I cleaned for several hours today. After my final task of mopping the kitchen floor, I took a deep sigh of "It is finished!" satisfaction and made my daily protein shake. As I eagerly anticipated sitting down to relax with my smoothie, I knocked it over while reaching for a paper towel, dumping probiotic and ground flax seed all over the freshly mopped floor, the kitchen cabinets, the counter, and me.
Protein shake everywhere! I would normally just make an "Ugh!" sound, but today I was feeling especially grumpy (because I was cleaning and I hate cleaning), so I said a "bad" word. John heard me and said, "It must be bad. You don't usually cuss."
I hadn't chosen laughter quite yet.
What felt initially like an enormous mess and setback only took a few minutes to thoroughly clean up. Even re-mopping the floor wasn't that big a deal. Literally, within ten minutes I had made a new shake and thrown my clothes in the washer. But in that moment of, "I can't believe I did that!" it felt like a much bigger deal than it was.
This morning I accidentally locked myself out of an online account because I couldn't remember my password. I requested an email change from the website. I waited and waited and waited. The email didn't come. So I attempted to answer the security questions instead. It told me my answers were wrong. And one of the questions was my place of birth! I knew I didn't give the wrong answer. There is only one answer and I know where I was born! Nevertheless, my account was automatically suspended. And only THEN did it occur to me that the email might have gone to my spam folder. Sure enough, there was the email I needed with the temporary password.
If only I had thought to check my spam folder before I impatiently went on to the next option!
Of course, I couldn't get through to customer service by phone. It's a government site and I got nothing but a busy signal every time I tried. So I sent an email request. Then I got a reply telling me email responses can take up to three business weeks. Ugh.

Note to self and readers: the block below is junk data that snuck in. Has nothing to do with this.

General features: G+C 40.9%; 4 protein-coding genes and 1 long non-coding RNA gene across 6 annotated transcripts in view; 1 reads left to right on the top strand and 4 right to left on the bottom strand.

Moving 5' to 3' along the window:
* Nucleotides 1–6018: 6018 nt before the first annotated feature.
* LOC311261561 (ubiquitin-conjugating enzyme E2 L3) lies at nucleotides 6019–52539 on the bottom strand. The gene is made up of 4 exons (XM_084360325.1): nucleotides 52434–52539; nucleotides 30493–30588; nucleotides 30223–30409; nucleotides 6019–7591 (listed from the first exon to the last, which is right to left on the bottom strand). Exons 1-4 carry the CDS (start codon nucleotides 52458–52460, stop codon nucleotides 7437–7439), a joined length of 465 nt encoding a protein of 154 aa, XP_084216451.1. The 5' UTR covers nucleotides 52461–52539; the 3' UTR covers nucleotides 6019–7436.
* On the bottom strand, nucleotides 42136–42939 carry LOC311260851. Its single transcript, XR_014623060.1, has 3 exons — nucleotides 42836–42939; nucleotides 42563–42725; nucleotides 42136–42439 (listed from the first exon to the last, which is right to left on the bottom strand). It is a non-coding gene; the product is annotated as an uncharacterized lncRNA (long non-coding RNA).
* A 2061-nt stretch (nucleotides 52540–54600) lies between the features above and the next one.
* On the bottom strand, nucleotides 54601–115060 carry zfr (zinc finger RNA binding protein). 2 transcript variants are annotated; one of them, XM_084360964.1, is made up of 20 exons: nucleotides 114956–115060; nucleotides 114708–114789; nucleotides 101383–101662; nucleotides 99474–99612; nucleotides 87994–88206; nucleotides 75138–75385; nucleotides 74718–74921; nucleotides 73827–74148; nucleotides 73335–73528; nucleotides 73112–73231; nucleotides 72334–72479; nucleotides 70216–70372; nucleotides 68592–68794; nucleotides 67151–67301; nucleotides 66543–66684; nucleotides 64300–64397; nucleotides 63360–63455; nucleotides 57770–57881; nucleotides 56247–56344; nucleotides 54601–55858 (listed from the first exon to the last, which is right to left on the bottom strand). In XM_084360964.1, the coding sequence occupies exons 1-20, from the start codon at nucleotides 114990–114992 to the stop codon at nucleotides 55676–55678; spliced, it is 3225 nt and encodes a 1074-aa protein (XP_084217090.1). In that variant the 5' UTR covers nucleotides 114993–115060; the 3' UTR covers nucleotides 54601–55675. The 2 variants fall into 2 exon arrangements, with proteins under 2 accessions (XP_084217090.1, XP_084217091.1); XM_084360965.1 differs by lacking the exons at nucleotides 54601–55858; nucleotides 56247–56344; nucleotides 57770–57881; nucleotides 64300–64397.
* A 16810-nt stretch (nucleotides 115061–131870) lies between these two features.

Yesterday we went to an appointment we had to make five months in advance. It was a very long time to wait. But September finally arrived. And as we approached the building, the thought occurred to me, "I hope we weren't supposed to bring our passports with us." I rejected the thought. No way. Our passport numbers were in our application, which was already approved.
We arrived early, hoping we might be taken early for our interview. And, luckily, that actually happened! John was called back first. But I bet you can guess what happened next. Within a minute or two, he came back out saying, "Guess what? We were supposed to bring our passports with us for the interview." Ugh.
By the way, the account I managed to get locked out of today is the same online account I need to request a new interview appointment. Ugh. Ugh. Ugh.
I don't actually believe in luck. But if I did, I'd have to say I'm not having a streak of it.
The reality, though, is that my misfortunes are small.
Of course, like you, I have challenges bigger than a messy kitchen floor and a delayed appointment. But everyone has problems.
Not all of life's messes are cleaned up in five minutes like a spilled drink. But often what seems devastating or crushing or maddening on any given day will fade or disappear from memory in a few days, weeks, or months. So why do I frequently waste precious time dwelling on anything I can't control or fix?
Like everybody else on this planet, I have internal struggles that occasionally get the best of me. I think we are the most susceptible to self-condemnation on days when it seems as if we can't do anything right (however small our messes may be). Today was one of those days for me. I know MY mind has an auto-pilot for dwelling on everything I haven't been able to figure out how to "get right." Unfortunately, this default flight plan is actually a holding pattern that circles endlessly, using up fuel but not going anywhere.
For me, the key that unlocks the holding pattern is gratitude. I am blessed.
I will not focus on what's wrong. I'll remind myself to focus on all that is right.
I won't focus on setbacks. I'll focus on the opportunity to live and love ... and clean ... another day.
As I was cleaning up the mess I made today, I consciously reminded myself how blessed I am to have a kitchen to clean and more ingredients to replace a spilled protein shake. Eventually, I'll get to that appointment WITH my passport. And I'll probably never give another thought to the waiting.
So, it seems to me, the sooner we move on to laughing at ourselves and our imperfections, the better off we'll be.
Sooner rather than later...
But better late than never.